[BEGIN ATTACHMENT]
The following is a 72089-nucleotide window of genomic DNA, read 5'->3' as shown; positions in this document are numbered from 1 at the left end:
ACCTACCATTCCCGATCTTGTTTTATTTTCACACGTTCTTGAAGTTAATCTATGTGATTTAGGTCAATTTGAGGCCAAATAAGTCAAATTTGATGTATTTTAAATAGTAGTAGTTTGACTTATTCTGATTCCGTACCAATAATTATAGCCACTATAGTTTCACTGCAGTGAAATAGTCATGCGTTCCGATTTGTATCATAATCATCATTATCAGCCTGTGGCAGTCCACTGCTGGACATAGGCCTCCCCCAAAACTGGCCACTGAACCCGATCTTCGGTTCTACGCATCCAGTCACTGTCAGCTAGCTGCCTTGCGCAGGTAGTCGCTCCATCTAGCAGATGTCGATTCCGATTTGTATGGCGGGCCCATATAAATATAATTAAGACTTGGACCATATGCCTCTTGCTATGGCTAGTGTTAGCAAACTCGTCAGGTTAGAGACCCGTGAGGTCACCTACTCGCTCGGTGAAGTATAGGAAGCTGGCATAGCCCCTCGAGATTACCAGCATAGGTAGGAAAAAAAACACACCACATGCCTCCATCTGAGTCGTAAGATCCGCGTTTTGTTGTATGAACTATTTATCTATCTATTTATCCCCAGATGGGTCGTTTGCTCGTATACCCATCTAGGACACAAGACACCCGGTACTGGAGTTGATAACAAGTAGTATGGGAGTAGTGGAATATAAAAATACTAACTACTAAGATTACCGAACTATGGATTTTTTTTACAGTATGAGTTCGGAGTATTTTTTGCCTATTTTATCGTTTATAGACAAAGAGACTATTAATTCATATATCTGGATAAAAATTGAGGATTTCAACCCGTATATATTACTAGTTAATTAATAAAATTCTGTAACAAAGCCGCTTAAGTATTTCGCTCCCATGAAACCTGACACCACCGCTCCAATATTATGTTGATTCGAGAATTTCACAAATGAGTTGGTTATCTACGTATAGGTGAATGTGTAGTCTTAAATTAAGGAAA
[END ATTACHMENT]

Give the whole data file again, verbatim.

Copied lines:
The following is a 72089-nucleotide window of genomic DNA, read 5'->3' as shown; positions in this document are numbered from 1 at the left end:
ACCTACCATTCCCGATCTTGTTTTATTTTCACACGTTCTTGAAGTTAATCTATGTGATTTAGGTCAATTTGAGGCCAAATAAGTCAAATTTGATGTATTTTAAATAGTAGTAGTTTGACTTATTCTGATTCCGTACCAATAATTATAGCCACTATAGTTTCACTGCAGTGAAATAGTCATGCGTTCCGATTTGTATCATAATCATCATTATCAGCCTGTGGCAGTCCACTGCTGGACATAGGCCTCCCCCAAAACTGGCCACTGAACCCGATCTTCGGTTCTACGCATCCAGTCACTGTCAGCTAGCTGCCTTGCGCAGGTAGTCGCTCCATCTAGCAGATGTCGATTCCGATTTGTATGGCGGGCCCATATAAATATAATTAAGACTTGGACCATATGCCTCTTGCTATGGCTAGTGTTAGCAAACTCGTCAGGTTAGAGACCCGTGAGGTCACCTACTCGCTCGGTGAAGTATAGGAAGCTGGCATAGCCCCTCGAGATTACCAGCATAGGTAGGAAAAAAAACACACCACATGCCTCCATCTGAGTCGTAAGATCCGCGTTTTGTTGTATGAACTATTTATCTATCTATTTATCCCCAGATGGGTCGTTTGCTCGTATACCCATCTAGGACACAAGACACCCGGTACTGGAGTTGATAACAAGTAGTATGGGAGTAGTGGAATATAAAAATACTAACTACTAAGATTACCGAACTATGGATTTTTTTTACAGTATGAGTTCGGAGTATTTTTTGCCTATTTTATCGTTTATAGACAAAGAGACTATTAATTCATATATCTGGATAAAAATTGAGGATTTCAACCCGTATATATTACTAGTTAATTAATAAAATTCTGTAACAAAGCCGCTTAAGTATTTCGCTCCCATGAAACCTGACACCACCGCTCCAATATTATGTTGATTCGAGAATTTCACAAATGAGTTGGTTATCTACGTATAGGTGAATGTGTAGTCTTAAATTAAGGAAA